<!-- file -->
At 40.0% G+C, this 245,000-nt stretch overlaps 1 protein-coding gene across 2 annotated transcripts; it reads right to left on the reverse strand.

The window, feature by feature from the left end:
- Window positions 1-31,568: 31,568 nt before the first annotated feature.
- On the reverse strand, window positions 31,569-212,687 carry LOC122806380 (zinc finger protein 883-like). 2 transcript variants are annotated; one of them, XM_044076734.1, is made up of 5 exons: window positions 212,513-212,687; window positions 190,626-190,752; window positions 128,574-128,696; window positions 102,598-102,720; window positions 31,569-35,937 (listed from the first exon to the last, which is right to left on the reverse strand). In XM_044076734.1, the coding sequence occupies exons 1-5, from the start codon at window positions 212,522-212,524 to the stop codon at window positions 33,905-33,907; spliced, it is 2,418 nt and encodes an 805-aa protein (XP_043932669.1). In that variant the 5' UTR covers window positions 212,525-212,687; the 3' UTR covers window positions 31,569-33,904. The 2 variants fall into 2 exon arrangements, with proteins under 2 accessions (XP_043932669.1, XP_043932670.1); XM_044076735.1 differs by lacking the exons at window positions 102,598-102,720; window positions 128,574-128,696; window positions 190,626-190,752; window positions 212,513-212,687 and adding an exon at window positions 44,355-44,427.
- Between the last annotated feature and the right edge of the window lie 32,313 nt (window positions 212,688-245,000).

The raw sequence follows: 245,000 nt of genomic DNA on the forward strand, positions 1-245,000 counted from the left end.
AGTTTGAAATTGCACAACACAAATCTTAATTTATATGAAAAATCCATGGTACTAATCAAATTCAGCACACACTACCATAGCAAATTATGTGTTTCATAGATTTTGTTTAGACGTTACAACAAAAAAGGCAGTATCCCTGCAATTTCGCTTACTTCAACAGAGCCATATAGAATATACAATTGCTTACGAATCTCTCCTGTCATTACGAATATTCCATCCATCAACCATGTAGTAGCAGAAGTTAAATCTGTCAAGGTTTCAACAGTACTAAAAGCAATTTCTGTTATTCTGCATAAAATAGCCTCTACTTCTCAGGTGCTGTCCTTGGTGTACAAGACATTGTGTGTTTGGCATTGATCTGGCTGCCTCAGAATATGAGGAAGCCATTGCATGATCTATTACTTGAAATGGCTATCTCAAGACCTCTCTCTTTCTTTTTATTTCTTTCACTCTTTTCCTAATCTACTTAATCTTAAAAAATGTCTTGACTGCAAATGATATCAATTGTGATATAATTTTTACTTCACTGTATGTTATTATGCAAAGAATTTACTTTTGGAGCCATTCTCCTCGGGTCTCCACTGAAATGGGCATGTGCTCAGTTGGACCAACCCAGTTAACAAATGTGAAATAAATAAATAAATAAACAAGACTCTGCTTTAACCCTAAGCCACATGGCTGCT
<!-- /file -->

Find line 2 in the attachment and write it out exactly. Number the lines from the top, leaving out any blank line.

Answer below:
The window, feature by feature from the left end: